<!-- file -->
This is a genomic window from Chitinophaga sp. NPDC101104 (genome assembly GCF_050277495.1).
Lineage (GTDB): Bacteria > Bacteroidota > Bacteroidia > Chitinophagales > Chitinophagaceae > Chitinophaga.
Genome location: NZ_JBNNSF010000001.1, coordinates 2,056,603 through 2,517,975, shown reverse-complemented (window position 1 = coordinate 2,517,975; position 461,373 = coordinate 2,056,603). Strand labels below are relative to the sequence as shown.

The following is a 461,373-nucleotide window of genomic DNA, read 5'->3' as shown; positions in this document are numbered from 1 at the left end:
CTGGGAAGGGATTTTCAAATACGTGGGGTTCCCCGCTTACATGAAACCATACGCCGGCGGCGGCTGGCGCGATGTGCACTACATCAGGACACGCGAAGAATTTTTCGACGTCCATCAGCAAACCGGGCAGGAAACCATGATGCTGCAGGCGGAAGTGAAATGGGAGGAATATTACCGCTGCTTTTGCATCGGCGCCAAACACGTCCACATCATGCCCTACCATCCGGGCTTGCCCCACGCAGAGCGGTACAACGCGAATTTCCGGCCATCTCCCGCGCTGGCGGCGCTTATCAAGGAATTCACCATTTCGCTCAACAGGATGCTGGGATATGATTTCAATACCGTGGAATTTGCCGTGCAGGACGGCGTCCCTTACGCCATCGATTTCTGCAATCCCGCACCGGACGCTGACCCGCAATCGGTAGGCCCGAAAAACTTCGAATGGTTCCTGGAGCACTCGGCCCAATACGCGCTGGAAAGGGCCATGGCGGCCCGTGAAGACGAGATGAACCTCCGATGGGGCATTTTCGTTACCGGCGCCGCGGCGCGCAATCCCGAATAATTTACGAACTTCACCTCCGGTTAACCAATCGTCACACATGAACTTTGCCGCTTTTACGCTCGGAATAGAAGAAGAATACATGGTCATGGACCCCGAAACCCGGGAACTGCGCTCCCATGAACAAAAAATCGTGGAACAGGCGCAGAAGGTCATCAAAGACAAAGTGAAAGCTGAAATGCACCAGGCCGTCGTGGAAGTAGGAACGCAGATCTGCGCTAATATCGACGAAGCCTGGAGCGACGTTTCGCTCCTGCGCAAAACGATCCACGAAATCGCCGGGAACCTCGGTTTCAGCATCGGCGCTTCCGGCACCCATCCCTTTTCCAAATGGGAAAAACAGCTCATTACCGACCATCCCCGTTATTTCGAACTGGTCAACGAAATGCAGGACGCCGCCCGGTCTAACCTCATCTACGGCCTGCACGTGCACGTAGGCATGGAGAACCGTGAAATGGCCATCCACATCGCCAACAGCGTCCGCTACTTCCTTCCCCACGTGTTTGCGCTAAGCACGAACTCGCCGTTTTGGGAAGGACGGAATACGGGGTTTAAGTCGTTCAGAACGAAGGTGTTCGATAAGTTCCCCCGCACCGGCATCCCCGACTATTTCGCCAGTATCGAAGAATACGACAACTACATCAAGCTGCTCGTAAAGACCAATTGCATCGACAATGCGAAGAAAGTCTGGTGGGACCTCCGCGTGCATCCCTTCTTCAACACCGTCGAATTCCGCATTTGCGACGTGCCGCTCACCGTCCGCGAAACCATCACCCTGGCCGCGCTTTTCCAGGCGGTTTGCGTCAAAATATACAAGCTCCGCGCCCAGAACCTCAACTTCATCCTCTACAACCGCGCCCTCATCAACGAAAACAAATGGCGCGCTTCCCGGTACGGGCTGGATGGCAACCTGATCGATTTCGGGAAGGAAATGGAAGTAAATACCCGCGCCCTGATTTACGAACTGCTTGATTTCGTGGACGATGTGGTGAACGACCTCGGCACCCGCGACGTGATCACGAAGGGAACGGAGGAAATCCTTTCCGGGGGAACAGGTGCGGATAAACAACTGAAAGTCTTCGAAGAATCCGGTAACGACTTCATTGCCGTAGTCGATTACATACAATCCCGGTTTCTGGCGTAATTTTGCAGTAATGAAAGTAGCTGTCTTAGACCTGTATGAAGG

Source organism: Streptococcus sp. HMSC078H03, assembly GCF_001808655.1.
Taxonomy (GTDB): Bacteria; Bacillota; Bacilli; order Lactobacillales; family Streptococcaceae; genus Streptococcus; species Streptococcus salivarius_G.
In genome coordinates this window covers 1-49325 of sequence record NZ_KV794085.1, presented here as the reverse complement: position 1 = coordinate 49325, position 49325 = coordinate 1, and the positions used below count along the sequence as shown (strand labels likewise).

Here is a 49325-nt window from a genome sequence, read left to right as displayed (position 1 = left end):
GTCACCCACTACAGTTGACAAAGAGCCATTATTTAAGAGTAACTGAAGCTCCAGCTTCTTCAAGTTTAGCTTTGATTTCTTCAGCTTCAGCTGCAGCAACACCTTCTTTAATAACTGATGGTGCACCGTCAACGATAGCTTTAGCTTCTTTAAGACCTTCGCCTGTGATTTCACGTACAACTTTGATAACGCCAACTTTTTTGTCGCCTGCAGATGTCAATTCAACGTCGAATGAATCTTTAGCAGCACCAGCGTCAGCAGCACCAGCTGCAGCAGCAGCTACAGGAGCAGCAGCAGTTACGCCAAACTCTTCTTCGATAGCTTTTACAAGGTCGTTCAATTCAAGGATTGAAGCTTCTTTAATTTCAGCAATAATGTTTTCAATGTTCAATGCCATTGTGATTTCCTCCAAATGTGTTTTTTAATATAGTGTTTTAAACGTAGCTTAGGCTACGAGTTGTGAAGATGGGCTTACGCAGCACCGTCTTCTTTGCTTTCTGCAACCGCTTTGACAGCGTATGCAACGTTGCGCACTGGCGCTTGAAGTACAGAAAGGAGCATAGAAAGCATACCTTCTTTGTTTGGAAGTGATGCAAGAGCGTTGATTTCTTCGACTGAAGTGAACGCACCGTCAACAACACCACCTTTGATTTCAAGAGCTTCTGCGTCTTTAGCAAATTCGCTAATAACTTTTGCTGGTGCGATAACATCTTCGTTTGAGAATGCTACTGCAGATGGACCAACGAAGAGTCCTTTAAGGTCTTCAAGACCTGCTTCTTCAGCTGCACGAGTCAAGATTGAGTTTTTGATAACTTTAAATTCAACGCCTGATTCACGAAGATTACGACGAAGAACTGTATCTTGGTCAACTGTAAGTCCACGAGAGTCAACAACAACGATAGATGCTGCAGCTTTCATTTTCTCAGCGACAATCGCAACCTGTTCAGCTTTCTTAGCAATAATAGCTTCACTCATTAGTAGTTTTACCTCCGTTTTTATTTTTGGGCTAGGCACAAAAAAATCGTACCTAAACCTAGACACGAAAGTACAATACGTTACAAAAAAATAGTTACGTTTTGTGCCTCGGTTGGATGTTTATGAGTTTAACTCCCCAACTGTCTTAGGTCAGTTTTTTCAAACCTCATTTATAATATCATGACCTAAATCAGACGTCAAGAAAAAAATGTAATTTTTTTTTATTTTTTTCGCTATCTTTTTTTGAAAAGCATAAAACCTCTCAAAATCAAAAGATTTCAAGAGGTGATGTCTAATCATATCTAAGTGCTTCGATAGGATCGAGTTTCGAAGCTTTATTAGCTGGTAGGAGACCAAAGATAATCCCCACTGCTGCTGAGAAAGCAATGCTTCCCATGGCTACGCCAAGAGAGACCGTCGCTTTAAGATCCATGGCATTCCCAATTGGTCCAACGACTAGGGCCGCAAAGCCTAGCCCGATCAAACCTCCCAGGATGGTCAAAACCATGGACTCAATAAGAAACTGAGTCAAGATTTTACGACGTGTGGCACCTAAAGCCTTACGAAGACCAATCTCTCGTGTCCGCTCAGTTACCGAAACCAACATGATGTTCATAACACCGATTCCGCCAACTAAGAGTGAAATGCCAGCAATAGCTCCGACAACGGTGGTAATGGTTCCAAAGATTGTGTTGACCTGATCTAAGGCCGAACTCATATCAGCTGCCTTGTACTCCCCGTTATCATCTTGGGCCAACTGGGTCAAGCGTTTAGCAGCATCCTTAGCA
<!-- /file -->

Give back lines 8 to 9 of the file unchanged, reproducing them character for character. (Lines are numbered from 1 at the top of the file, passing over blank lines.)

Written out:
In genome coordinates this window covers 1-49325 of sequence record NZ_KV794085.1, presented here as the reverse complement: position 1 = coordinate 49325, position 49325 = coordinate 1, and the positions used below count along the sequence as shown (strand labels likewise).

Here is a 49325-nt window from a genome sequence, read left to right as displayed (position 1 = left end):